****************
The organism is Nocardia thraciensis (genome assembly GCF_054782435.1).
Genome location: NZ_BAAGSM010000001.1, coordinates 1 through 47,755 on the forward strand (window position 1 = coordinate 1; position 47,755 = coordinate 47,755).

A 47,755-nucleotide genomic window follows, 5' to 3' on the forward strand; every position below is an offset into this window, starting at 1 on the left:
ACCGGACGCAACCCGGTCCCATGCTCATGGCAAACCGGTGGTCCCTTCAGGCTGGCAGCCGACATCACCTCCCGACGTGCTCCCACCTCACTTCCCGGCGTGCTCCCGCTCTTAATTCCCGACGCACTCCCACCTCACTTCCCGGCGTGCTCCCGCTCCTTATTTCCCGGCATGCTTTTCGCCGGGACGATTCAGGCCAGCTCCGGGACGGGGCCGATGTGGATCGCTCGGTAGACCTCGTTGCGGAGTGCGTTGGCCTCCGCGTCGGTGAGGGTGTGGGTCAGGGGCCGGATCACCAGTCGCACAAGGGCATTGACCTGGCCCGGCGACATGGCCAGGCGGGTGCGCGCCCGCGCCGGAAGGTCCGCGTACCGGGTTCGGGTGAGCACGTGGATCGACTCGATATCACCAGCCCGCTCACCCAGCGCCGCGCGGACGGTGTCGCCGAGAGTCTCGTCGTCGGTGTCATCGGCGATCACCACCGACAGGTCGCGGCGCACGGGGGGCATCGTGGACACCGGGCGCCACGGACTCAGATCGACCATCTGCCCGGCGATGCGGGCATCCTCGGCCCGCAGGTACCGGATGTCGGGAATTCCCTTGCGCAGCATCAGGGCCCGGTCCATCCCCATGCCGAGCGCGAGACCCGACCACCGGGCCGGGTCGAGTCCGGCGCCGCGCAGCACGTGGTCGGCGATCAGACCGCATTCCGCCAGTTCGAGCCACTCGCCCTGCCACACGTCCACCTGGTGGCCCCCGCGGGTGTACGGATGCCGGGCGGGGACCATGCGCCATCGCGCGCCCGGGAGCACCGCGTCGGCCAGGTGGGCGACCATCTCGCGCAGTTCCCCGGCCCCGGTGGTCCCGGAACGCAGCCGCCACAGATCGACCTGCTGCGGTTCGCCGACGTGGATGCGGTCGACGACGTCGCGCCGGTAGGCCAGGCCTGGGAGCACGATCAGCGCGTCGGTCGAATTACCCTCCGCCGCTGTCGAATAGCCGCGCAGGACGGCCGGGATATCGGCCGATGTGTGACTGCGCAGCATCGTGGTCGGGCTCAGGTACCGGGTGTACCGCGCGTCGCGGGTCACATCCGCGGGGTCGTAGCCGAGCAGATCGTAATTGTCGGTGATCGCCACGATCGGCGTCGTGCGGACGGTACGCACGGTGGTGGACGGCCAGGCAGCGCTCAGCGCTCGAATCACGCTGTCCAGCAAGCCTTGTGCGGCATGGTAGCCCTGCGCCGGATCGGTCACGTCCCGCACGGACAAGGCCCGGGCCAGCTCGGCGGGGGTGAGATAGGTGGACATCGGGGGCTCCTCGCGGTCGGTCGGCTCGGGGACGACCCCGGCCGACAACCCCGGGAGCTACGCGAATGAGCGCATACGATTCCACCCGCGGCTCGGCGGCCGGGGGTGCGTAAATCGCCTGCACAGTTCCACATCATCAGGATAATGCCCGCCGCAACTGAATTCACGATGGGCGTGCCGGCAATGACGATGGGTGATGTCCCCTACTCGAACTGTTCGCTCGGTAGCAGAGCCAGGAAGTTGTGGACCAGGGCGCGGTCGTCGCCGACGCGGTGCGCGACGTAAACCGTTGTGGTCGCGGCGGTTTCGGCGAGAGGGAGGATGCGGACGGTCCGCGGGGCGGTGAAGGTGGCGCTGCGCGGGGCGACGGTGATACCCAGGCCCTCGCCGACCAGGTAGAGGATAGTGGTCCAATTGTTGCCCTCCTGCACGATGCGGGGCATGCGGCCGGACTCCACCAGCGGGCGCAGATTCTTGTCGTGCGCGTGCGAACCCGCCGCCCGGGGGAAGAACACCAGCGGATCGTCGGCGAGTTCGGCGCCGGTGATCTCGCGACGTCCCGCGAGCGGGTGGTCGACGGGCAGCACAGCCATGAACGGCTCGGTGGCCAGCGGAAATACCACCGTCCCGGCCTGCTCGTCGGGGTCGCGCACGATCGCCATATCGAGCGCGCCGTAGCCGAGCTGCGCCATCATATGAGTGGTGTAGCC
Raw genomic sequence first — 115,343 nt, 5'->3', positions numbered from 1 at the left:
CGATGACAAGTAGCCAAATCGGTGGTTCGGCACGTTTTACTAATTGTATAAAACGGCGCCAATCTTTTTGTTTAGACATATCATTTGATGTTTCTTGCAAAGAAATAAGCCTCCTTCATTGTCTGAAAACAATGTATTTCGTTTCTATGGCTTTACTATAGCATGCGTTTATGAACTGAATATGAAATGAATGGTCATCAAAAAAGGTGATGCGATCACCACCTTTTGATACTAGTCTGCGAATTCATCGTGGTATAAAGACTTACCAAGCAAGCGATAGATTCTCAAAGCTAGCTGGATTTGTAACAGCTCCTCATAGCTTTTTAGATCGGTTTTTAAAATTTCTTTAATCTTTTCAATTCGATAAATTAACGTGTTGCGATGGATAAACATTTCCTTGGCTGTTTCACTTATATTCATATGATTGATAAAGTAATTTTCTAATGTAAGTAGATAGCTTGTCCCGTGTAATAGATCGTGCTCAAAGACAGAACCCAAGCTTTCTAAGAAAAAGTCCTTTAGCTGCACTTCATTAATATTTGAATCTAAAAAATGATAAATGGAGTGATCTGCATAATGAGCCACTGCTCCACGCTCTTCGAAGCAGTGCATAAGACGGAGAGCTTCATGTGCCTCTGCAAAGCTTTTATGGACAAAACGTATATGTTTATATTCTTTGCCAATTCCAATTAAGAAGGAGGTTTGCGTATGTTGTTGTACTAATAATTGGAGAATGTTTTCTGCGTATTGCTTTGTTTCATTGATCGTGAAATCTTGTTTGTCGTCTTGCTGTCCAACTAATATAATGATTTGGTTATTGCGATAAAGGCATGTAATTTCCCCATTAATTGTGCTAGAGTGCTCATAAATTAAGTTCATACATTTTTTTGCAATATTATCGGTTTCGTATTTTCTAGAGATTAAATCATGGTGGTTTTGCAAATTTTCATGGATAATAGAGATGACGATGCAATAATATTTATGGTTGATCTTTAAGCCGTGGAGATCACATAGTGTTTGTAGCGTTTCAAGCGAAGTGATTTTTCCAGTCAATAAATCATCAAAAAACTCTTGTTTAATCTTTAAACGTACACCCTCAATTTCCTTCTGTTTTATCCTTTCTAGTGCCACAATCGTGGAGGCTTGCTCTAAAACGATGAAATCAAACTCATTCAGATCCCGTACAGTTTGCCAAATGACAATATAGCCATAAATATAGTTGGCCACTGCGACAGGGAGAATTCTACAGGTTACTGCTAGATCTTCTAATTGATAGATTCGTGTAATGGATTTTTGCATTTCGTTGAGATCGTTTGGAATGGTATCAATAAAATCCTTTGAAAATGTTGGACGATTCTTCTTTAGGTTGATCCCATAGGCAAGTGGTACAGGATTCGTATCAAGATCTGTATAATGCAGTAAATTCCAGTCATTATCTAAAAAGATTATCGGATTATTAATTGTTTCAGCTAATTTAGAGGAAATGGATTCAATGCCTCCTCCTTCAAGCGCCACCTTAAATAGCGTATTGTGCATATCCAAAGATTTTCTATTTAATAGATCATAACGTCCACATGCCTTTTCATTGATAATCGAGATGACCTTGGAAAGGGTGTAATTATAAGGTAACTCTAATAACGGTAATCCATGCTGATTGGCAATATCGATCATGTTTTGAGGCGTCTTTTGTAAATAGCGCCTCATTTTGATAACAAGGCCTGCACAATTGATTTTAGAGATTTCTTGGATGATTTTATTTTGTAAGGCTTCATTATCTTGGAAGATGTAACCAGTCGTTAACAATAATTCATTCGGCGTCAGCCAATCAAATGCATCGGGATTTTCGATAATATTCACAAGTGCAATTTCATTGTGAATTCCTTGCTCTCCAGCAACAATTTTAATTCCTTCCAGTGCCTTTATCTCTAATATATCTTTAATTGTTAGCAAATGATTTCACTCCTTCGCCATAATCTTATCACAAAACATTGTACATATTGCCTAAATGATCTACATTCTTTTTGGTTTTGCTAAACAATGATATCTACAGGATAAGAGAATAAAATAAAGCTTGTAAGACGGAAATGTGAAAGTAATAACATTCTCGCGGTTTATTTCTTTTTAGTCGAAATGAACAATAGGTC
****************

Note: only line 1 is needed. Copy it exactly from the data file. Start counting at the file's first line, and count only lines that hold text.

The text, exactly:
The organism is Nocardia thraciensis (genome assembly GCF_054782435.1).